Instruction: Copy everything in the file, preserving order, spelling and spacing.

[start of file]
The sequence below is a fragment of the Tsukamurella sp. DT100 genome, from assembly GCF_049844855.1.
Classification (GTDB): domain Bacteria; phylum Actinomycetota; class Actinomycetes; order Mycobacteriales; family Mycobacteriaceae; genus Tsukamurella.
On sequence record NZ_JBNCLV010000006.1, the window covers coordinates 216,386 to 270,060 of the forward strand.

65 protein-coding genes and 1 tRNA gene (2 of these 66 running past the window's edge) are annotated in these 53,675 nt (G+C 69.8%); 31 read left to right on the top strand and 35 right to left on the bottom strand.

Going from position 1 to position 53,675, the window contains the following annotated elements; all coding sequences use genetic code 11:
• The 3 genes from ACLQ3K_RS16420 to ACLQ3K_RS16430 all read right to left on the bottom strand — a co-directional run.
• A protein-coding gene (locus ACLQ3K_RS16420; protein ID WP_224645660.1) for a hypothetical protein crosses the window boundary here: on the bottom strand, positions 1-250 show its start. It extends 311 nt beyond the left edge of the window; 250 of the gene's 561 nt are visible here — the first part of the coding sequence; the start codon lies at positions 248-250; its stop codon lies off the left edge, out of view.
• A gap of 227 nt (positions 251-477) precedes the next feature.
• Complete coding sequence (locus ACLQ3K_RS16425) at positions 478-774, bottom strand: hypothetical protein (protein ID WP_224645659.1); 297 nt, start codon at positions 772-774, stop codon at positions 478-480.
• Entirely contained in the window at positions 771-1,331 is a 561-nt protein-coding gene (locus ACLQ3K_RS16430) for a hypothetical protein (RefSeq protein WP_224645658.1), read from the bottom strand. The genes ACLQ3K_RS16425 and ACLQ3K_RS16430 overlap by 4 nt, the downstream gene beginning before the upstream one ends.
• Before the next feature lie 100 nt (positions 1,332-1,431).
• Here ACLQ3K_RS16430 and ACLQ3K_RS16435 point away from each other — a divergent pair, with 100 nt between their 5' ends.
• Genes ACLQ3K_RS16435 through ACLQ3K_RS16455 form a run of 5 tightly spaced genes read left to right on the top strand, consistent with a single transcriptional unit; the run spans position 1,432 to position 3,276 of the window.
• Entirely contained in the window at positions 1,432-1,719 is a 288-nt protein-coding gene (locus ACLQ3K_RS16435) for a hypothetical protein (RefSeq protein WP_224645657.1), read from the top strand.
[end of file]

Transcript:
The sequence below is a fragment of the Tsukamurella sp. DT100 genome, from assembly GCF_049844855.1.
Classification (GTDB): domain Bacteria; phylum Actinomycetota; class Actinomycetes; order Mycobacteriales; family Mycobacteriaceae; genus Tsukamurella.
On sequence record NZ_JBNCLV010000006.1, the window covers coordinates 216,386 to 270,060 of the forward strand.

65 protein-coding genes and 1 tRNA gene (2 of these 66 running past the window's edge) are annotated in these 53,675 nt (G+C 69.8%); 31 read left to right on the top strand and 35 right to left on the bottom strand.

Going from position 1 to position 53,675, the window contains the following annotated elements; all coding sequences use genetic code 11:
• The 3 genes from ACLQ3K_RS16420 to ACLQ3K_RS16430 all read right to left on the bottom strand — a co-directional run.
• A protein-coding gene (locus ACLQ3K_RS16420; protein ID WP_224645660.1) for a hypothetical protein crosses the window boundary here: on the bottom strand, positions 1-250 show its start. It extends 311 nt beyond the left edge of the window; 250 of the gene's 561 nt are visible here — the first part of the coding sequence; the start codon lies at positions 248-250; its stop codon lies off the left edge, out of view.
• A gap of 227 nt (positions 251-477) precedes the next feature.
• Complete coding sequence (locus ACLQ3K_RS16425) at positions 478-774, bottom strand: hypothetical protein (protein ID WP_224645659.1); 297 nt, start codon at positions 772-774, stop codon at positions 478-480.
• Entirely contained in the window at positions 771-1,331 is a 561-nt protein-coding gene (locus ACLQ3K_RS16430) for a hypothetical protein (RefSeq protein WP_224645658.1), read from the bottom strand. The genes ACLQ3K_RS16425 and ACLQ3K_RS16430 overlap by 4 nt, the downstream gene beginning before the upstream one ends.
• Before the next feature lie 100 nt (positions 1,332-1,431).
• Here ACLQ3K_RS16430 and ACLQ3K_RS16435 point away from each other — a divergent pair, with 100 nt between their 5' ends.
• Genes ACLQ3K_RS16435 through ACLQ3K_RS16455 form a run of 5 tightly spaced genes read left to right on the top strand, consistent with a single transcriptional unit; the run spans position 1,432 to position 3,276 of the window.
• Entirely contained in the window at positions 1,432-1,719 is a 288-nt protein-coding gene (locus ACLQ3K_RS16435) for a hypothetical protein (RefSeq protein WP_224645657.1), read from the top strand.